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Waning ‘Make In India’ Warrants Import Substitution To Reboot Initiative – Analysis


Why is Make in India loosing steam? Was it eulogized with fanfare when it was launched in September 2014? Two years have passed and Make in India continues to reel under uncertainty. It did not make any headway in the growth of manufacturing trajectory. Production growth hovers around 2 percent, despite high GDP growth in the country (7 percent ). Exports has been flat and investment by the private sector has dwindled. Additionally, the stock market wades in volatility.

Given the lackluster progress, the government re-launched an import substitution program – a pre-WTO protectionist measure — to inject a new lease of life in the Make in India initiative. With a press note issued by Ministry of Urban Development, the government made it mandatory to procure railway equipment for metro projects from domestic sources. According to the policy, a minimum of 75 percent of metro coaches and critical signaling equipment are to be procured from domestic sources by the Central and State level metro project authorities.

To allure the investors, it said that the country would require 1,600 coaches over a three year period, in addition to 1,400 coaches, which are under different stages of procurement. Nine types of signaling equipment were identified for 75 percent mandatory procurement from domestic sources. Besides, indigenization of several metro functions has been prescribed, relating to communication system, operational and disturbances, time table preparation, control traction power and others.

Currently, there are eight metro rail transport systems under operation. The country is on metro rail service binge for rapid and environment free transport services. About 27 more metro services are under implementation and planning stages, which are to be launched by 2028.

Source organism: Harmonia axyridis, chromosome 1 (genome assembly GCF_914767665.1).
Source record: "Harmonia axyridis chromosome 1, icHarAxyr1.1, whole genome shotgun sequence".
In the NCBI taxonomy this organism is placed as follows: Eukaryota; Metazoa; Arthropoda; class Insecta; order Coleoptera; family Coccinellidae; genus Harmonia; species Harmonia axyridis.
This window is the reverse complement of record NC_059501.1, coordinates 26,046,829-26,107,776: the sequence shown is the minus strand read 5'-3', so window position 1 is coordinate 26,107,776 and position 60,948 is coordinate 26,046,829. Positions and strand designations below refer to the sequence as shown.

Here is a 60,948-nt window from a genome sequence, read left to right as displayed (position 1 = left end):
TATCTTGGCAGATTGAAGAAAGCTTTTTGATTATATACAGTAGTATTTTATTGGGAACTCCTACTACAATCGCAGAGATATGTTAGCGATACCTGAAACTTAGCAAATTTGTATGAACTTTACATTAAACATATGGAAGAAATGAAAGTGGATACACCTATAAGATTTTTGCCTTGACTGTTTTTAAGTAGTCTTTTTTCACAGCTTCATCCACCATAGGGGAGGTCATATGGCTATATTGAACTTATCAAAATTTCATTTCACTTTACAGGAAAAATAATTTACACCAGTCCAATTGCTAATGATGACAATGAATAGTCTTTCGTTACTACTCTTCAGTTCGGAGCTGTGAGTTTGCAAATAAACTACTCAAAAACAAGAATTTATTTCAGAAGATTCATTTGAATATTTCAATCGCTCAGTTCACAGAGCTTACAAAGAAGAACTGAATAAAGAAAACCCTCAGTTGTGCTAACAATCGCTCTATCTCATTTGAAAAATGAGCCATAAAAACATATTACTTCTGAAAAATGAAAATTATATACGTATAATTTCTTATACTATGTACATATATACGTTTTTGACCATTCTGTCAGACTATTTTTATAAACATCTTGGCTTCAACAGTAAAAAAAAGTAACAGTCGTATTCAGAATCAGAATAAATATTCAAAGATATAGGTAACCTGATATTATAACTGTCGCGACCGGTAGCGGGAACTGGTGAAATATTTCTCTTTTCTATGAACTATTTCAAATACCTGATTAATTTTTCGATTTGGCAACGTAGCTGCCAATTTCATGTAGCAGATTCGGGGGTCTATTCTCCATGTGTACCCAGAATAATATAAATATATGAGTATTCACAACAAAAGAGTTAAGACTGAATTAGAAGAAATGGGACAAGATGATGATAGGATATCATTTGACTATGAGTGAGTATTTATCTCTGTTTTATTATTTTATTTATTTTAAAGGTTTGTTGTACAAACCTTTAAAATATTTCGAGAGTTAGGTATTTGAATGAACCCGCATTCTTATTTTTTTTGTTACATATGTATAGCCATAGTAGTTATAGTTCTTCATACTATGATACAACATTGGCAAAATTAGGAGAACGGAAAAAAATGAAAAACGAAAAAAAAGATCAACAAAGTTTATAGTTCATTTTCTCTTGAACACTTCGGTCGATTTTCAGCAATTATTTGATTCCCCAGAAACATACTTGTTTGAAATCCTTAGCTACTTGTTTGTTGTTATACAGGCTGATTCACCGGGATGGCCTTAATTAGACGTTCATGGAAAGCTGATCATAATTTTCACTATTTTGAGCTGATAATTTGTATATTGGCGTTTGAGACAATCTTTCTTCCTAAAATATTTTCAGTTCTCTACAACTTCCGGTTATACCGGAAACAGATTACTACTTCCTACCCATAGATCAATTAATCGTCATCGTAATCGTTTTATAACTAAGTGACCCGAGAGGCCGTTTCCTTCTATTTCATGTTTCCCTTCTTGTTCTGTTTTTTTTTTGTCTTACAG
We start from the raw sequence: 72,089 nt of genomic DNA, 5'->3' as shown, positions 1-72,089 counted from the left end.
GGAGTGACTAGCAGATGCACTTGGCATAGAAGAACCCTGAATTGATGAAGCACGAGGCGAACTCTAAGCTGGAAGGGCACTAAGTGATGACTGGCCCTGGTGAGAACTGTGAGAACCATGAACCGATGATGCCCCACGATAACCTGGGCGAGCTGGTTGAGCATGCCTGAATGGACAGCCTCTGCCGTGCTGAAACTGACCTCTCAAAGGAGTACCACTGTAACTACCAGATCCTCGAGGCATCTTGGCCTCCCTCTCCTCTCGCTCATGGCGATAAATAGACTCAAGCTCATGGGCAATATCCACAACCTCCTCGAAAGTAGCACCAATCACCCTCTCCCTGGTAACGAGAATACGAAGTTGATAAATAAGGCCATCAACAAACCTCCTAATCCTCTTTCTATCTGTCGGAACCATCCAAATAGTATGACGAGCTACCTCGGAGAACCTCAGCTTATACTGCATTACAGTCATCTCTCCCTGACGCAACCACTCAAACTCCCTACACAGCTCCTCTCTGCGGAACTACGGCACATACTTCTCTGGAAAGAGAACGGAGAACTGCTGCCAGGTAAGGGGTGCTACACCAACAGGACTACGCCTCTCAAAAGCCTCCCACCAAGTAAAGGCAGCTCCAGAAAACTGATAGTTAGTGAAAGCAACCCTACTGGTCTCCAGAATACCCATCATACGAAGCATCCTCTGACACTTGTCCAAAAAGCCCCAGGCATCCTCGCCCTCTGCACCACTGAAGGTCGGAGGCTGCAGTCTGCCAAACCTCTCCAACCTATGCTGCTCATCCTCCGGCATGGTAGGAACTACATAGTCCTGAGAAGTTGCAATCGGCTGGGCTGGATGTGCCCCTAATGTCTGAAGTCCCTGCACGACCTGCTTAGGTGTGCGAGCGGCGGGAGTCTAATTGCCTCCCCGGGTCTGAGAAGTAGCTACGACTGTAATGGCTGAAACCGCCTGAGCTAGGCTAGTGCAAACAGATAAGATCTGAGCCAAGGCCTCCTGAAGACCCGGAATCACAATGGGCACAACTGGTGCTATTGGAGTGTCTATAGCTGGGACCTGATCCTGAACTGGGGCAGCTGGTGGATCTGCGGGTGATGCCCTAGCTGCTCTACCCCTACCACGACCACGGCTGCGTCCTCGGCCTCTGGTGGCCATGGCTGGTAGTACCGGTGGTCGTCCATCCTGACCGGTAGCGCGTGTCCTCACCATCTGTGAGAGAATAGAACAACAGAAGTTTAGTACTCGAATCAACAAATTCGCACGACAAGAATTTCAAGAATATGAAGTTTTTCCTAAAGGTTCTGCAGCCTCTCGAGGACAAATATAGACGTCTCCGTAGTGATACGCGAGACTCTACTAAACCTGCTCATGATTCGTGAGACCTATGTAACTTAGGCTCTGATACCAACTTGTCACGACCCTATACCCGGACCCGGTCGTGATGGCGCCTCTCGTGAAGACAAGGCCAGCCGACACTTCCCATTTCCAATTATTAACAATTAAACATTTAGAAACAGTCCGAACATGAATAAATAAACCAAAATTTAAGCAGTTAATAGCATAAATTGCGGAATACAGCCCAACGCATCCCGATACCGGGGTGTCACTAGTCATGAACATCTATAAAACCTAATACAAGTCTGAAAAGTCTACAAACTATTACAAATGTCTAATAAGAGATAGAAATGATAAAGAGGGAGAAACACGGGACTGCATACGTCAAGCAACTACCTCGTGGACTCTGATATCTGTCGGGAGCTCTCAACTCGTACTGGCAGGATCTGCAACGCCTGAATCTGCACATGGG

At present, there are three companies to manufacture metro coaches in the country. The fourth Chinese company is setting up plant in Nagpur. Ironically, this time the import substitution is to protect none other than foreign subsidiaries in the country. Of the three, two are foreign subsidiaries.

Why has Make in India failed to accomplish the aspiration of the country, which aimed to make it a global hub for manufacturing? The fault lies with the road map of the initiative. The campaign missed policy initiative to put it in action. The policy makers targeted 25 industries at one stroke to perk up India’s overall manufacturing growth and raise manufacturing share in GDP from 15 percent to 22 percent by 2022. The 25 industries include both modern and traditional industries.

The challenges and approaches to develop modern and traditional industries are different. While the development of modern industries embodies sectorial development of component / parts and assembly operation, coexisted in the manufacturing processes, the traditional industries warrant for refurbishment to cope with changing pattern of demand. For example, challenges for development of modern industries like electronics, automobile, telecommunication are different from the development of traditional industries like textiles, agro-based and handicraft industries

The Make in India campaign was silent on different approaches and policy drives required for the development of modern and traditional industries. While development of traditional industries requires re-furbishment as a first step, owing to changing pattern of the demand, development of modern industry requires creation of an harmonious relation between SMEs (small and medium scale) and assembly operating companies. To this en , development of traditional industries requires policy support, including fiscal incentives and marketing support and modern industries require policy support for R&D and development of contract manufacturing.